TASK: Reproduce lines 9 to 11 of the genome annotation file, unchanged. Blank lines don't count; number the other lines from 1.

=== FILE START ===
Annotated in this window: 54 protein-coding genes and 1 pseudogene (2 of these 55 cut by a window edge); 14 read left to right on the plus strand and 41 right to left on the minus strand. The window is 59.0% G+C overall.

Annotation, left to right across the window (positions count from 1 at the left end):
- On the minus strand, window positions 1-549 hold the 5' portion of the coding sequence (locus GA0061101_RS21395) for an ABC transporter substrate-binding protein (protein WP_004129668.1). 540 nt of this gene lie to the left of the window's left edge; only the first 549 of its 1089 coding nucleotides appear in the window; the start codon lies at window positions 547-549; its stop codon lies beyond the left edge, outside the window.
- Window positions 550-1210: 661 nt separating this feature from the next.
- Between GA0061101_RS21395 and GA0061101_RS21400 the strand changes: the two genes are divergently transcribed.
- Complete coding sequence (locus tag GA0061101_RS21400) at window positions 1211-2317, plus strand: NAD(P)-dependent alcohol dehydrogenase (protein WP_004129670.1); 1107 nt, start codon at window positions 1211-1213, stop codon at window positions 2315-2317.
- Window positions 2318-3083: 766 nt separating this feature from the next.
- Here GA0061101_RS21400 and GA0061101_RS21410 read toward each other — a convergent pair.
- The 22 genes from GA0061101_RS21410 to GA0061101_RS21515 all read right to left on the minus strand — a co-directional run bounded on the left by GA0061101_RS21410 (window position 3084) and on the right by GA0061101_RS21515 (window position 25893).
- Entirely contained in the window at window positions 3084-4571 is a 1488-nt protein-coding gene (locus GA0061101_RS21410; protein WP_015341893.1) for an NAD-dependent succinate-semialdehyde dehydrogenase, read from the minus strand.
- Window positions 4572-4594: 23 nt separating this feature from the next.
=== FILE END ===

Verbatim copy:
- The 22 genes from GA0061101_RS21410 to GA0061101_RS21515 all read right to left on the minus strand — a co-directional run bounded on the left by GA0061101_RS21410 (window position 3084) and on the right by GA0061101_RS21515 (window position 25893).
- Entirely contained in the window at window positions 3084-4571 is a 1488-nt protein-coding gene (locus GA0061101_RS21410; protein WP_015341893.1) for an NAD-dependent succinate-semialdehyde dehydrogenase, read from the minus strand.
- Window positions 4572-4594: 23 nt separating this feature from the next.